What is the point of personal insurance? Put simply, it can help to smooth out some of the unexpected turbulence that life sometimes encounters, just as motor vehicle insurance can help take the financial shock out of events that can occur on the road.

If you have a financial plan, whether it's a short or long term one, then your financial journey along life's road is already mapped out. Serious threats still exist though, particularly in the form of death, illness or injury.

Helping to guard against such threats are three main types of personal insurance – life insurance, total and permanent disability and income protection.

Life Insurance: Putting aside the obvious emotional consequences for your family, if you died tomorrow then who would be affected financially, and how? Could the mortgage be paid? How might future school fees be financed? What would happen to the lifestyle of those closest to you?

In the event of the death (and sometimes the diagnosis of a terminal illness) of the insured, a life insurance policy pays a lump sum. This money can be used to pay debts, pay funeral costs, cover living expenses for family.

Total & Permanent Disability (TPD): An injury or illness that results in your being permanently disabled is also very likely to damage your income earning capabilities. But debts and medical bills must still be paid and the future financial health of your loved ones must be managed.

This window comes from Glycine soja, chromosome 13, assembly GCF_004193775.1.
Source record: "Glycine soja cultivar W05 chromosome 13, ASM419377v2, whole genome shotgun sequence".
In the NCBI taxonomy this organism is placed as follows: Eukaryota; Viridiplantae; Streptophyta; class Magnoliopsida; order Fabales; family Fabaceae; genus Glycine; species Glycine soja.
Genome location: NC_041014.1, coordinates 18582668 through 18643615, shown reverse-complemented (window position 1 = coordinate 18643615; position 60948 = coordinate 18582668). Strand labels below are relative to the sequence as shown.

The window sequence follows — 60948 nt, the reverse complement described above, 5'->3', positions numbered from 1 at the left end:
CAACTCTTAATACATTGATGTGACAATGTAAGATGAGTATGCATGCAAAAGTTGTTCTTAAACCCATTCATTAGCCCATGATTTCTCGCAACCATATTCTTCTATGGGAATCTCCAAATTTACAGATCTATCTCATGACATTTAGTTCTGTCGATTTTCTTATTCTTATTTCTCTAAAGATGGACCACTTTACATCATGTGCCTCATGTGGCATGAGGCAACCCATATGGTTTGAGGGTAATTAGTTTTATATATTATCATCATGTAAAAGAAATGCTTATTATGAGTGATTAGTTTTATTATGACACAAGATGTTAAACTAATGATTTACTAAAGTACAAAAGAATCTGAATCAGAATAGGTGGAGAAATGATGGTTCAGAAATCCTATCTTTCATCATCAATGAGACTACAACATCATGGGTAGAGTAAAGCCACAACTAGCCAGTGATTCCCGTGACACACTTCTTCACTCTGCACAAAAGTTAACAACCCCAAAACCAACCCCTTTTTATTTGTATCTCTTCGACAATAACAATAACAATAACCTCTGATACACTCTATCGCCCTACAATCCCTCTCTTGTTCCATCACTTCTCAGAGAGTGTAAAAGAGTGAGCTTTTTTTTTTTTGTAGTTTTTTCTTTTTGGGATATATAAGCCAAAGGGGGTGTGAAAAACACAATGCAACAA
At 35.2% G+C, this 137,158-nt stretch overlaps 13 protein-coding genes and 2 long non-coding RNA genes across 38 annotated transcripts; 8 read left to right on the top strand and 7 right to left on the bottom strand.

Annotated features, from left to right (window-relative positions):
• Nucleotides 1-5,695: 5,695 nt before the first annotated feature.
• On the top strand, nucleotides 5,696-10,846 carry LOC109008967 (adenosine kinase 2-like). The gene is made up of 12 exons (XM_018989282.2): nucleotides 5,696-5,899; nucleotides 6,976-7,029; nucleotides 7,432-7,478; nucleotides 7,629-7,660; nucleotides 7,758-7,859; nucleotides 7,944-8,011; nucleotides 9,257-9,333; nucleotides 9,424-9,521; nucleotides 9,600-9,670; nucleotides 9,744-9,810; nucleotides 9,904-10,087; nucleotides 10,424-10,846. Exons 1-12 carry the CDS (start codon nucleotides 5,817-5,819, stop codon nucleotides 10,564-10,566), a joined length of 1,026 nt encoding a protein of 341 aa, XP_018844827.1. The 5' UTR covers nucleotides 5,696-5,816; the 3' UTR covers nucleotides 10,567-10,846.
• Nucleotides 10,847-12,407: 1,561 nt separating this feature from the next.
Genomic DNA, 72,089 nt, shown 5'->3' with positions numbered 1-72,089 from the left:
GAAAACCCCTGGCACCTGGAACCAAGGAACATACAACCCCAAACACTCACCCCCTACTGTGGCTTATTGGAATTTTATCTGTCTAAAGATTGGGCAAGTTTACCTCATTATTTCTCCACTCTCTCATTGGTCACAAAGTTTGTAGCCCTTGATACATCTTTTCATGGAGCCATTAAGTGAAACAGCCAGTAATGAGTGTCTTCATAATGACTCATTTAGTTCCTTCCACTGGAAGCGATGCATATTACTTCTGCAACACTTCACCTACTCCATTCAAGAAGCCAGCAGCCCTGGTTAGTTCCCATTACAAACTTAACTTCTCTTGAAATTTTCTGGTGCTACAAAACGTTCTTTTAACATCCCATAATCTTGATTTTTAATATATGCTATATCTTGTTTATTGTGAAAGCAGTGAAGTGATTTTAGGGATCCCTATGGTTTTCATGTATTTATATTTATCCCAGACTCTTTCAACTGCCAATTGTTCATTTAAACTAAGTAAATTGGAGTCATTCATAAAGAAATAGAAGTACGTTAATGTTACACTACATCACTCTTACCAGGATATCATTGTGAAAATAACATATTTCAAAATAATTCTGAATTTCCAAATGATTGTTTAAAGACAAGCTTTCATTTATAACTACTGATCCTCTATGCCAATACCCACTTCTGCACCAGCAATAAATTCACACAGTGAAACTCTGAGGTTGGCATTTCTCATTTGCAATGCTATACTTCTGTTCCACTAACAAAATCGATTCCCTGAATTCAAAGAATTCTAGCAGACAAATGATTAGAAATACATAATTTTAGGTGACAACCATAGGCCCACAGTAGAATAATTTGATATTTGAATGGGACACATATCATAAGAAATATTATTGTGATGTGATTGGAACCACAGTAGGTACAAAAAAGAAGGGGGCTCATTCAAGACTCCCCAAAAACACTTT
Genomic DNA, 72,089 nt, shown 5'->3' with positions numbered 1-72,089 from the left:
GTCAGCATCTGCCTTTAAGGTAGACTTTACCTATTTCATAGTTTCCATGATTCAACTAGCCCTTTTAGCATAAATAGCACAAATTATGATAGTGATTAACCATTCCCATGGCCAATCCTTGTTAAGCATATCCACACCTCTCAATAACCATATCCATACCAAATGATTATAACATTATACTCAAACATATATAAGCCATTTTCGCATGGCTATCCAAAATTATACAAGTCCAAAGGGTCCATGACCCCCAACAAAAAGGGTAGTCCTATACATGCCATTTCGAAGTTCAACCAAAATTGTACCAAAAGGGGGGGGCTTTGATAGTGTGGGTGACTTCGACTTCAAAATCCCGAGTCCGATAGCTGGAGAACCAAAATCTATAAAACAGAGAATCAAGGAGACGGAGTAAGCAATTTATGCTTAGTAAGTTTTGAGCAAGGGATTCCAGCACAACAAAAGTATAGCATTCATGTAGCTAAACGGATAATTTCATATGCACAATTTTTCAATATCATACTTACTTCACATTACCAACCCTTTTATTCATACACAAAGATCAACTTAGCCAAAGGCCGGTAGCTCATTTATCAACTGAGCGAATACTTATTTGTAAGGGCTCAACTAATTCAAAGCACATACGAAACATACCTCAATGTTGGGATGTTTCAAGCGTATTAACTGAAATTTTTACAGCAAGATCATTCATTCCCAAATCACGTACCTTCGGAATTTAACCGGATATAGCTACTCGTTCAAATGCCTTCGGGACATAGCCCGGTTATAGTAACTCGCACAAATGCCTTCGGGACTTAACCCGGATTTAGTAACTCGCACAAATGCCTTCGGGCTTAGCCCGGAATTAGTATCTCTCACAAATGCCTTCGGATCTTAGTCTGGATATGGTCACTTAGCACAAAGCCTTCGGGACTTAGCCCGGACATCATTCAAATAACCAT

TPD pays a lump sum if you are 'totally and permanently disabled' and unable to work. Various TPD products carry differing definitions of 'totally and permanently disabled', so ensure this is clarified by your financial planner.

As with life insurance, the TPD payout amount is agreed before the policy is put in place, to ensure it will do the job of helping to pay medical bills and protect your loved ones financially.

Income Protection: If illness or injury leaves you unable to work for a short or long period, the result on current finances and future plans can be serious. An income protection policy can be put in place to help soften the blow, usually offering up to 75% of your current income to be paid to you in place of your regular income.

The replacement income is usually paid monthly, taking away some of the typical financial stresses during recovery and helping to protect future financial plans.

Income protection policies can be highly personalised, including lower premiums for longer waiting periods (replacement income does not kick in until six weeks after disablement, for instance), longer or shorter benefit periods, and either a pre-agreed payout value or a value that is assessed at the time of the illness/injury. Premiums for income protection may also be tax deductible.

CLICK HERE to view the 'What's your most important asset' flyer

DISCLAIMER:-  This document has been prepared by Colonial First State Investments Limited ABN 98 002 348 352, AFS Licence 232468 (Colonial First State) based on its understanding of current regulatory requirements and laws as at 16 February 2015. While all care has been taken in the preparation of this document (using sources believed to be reliable and accurate), to the maximum extent permitted by law, no person including Colonial First State or any member of the Commonwealth Bank group of companies, accepts responsibility for any loss suffered by any person arising from reliance on this information.